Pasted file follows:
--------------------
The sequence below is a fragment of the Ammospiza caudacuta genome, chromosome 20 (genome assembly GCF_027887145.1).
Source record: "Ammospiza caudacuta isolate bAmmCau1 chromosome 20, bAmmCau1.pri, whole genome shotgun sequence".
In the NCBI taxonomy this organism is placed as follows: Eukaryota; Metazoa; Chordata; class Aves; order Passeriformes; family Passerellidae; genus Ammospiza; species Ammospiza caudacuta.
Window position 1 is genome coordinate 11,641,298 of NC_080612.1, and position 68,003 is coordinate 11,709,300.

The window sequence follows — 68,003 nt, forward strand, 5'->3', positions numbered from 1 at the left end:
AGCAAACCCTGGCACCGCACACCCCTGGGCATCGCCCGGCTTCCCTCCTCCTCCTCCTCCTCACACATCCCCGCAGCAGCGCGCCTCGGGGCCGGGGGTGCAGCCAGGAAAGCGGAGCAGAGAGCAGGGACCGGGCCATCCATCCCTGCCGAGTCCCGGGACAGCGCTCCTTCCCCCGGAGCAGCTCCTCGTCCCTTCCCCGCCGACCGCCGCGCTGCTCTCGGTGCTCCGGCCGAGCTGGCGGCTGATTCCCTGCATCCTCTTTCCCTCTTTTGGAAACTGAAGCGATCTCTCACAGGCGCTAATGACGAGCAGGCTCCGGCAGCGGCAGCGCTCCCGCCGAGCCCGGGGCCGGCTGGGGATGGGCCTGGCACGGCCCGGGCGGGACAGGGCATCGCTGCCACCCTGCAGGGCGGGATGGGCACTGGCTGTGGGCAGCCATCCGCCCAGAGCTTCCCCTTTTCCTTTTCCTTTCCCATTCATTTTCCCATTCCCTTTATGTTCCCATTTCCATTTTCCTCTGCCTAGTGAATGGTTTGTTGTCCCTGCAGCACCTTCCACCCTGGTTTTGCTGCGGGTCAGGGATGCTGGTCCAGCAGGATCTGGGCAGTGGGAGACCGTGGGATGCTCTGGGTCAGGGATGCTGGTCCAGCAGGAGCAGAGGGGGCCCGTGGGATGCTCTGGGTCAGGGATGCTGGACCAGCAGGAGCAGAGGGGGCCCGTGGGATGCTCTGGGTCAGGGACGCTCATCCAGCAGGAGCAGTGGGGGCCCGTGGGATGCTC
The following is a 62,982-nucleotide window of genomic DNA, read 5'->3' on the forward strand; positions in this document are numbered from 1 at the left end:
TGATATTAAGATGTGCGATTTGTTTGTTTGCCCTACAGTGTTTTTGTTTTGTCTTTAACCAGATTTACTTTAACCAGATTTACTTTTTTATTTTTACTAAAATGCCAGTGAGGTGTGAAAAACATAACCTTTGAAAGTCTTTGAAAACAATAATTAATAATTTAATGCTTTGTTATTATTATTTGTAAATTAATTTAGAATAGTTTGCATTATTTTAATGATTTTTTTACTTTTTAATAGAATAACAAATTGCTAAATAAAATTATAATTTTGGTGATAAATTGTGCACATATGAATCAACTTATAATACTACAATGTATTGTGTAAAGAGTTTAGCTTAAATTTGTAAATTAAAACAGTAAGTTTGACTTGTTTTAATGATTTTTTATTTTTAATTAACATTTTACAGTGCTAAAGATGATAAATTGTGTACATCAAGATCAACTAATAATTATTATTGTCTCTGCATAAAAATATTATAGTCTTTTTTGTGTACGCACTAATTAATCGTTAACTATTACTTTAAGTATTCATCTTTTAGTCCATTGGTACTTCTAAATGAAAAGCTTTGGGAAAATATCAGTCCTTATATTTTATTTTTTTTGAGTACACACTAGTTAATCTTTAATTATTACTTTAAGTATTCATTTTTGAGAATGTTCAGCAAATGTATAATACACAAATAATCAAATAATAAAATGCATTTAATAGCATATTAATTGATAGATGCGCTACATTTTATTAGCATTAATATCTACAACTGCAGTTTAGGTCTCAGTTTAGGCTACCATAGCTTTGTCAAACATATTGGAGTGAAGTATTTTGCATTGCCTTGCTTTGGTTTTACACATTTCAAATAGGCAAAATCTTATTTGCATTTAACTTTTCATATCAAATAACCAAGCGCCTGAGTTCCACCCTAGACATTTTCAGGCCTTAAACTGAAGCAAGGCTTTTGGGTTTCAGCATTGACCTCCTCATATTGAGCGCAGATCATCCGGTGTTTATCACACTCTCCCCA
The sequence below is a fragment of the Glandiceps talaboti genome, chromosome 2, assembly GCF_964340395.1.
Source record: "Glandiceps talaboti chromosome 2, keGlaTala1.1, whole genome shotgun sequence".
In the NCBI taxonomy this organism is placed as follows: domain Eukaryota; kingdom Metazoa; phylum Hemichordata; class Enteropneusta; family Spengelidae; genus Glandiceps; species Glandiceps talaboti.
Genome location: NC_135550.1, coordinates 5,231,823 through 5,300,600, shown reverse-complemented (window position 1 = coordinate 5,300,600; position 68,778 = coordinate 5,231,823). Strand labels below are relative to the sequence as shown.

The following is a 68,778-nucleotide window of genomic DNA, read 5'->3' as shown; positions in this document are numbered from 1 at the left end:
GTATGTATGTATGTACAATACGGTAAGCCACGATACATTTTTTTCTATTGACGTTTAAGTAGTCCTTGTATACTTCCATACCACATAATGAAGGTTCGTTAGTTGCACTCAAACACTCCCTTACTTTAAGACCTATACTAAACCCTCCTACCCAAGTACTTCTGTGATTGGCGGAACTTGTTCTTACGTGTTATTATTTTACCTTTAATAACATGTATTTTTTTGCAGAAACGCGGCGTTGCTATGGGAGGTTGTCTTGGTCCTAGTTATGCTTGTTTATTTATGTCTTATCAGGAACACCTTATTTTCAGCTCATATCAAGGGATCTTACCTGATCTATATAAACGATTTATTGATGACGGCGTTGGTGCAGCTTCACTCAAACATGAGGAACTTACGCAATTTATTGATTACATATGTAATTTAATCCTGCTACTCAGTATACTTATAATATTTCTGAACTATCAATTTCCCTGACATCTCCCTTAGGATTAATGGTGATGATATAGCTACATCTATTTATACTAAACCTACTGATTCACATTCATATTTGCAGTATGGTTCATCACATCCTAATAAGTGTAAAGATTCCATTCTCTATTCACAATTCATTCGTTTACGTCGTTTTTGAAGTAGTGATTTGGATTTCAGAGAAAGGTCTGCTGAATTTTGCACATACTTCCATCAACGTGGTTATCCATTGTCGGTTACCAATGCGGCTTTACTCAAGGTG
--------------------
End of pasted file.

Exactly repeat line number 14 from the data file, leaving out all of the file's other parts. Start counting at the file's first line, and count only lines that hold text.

GTATGTATGTATGTACAATACGGTAAGCCACGATACATTTTTTTCTATTGACGTTTAAGTAGTCCTTGTATACTTCCATACCACATAATGAAGGTTCGTTAGTTGCACTCAAACACTCCCTTACTTTAAGACCTATACTAAACCCTCCTACCCAAGTACTTCTGTGATTGGCGGAACTTGTTCTTACGTGTTATTATTTTACCTTTAATAACATGTATTTTTTTGCAGAAACGCGGCGTTGCTATGGGAGGTTGTCTTGGTCCTAGTTATGCTTGTTTATTTATGTCTTATCAGGAACACCTTATTTTCAGCTCATATCAAGGGATCTTACCTGATCTATATAAACGATTTATTGATGACGGCGTTGGTGCAGCTTCACTCAAACATGAGGAACTTACGCAATTTATTGATTACATATGTAATTTAATCCTGCTACTCAGTATACTTATAATATTTCTGAACTATCAATTTCCCTGACATCTCCCTTAGGATTAATGGTGATGATATAGCTACATCTATTTATACTAAACCTACTGATTCACATTCATATTTGCAGTATGGTTCATCACATCCTAATAAGTGTAAAGATTCCATTCTCTATTCACAATTCATTCGTTTACGTCGTTTTTGAAGTAGTGATTTGGATTTCAGAGAAAGGTCTGCTGAATTTTGCACATACTTCCATCAACGTGGTTATCCATTGTCGGTTACCAATGCGGCTTTACTCAAGGTG